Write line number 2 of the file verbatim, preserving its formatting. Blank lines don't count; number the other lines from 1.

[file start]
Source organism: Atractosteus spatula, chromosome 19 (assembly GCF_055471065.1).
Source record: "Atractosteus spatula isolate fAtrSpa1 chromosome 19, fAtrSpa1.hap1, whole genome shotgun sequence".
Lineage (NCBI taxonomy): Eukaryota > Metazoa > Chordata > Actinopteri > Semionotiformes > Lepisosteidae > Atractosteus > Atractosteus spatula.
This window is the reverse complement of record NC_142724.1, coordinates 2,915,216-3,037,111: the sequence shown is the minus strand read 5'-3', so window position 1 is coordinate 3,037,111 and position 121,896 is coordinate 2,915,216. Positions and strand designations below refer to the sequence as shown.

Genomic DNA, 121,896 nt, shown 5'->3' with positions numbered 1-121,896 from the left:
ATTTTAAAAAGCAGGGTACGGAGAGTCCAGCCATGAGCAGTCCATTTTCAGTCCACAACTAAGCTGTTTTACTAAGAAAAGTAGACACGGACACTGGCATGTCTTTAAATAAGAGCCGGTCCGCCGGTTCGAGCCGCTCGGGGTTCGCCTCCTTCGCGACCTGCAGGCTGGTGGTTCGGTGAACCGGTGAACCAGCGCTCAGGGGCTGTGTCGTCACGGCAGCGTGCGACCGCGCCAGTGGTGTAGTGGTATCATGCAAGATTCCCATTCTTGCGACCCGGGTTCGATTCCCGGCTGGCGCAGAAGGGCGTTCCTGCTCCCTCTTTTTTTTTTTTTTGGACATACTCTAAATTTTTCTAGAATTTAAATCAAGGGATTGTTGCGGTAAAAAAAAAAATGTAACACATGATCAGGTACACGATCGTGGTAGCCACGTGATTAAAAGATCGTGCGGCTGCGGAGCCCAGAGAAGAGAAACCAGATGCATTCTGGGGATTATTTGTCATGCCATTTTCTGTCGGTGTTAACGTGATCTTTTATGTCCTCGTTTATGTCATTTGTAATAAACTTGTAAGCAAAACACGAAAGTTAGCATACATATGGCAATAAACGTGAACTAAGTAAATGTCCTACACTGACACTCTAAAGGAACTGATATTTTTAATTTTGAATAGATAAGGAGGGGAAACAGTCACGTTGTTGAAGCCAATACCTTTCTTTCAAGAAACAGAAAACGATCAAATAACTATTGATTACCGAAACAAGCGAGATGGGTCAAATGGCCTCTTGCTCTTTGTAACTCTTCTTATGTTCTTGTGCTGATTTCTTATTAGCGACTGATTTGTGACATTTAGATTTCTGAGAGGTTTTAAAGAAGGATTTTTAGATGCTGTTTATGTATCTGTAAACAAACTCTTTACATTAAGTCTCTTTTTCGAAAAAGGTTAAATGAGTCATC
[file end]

Source record: "Atractosteus spatula isolate fAtrSpa1 chromosome 19, fAtrSpa1.hap1, whole genome shotgun sequence".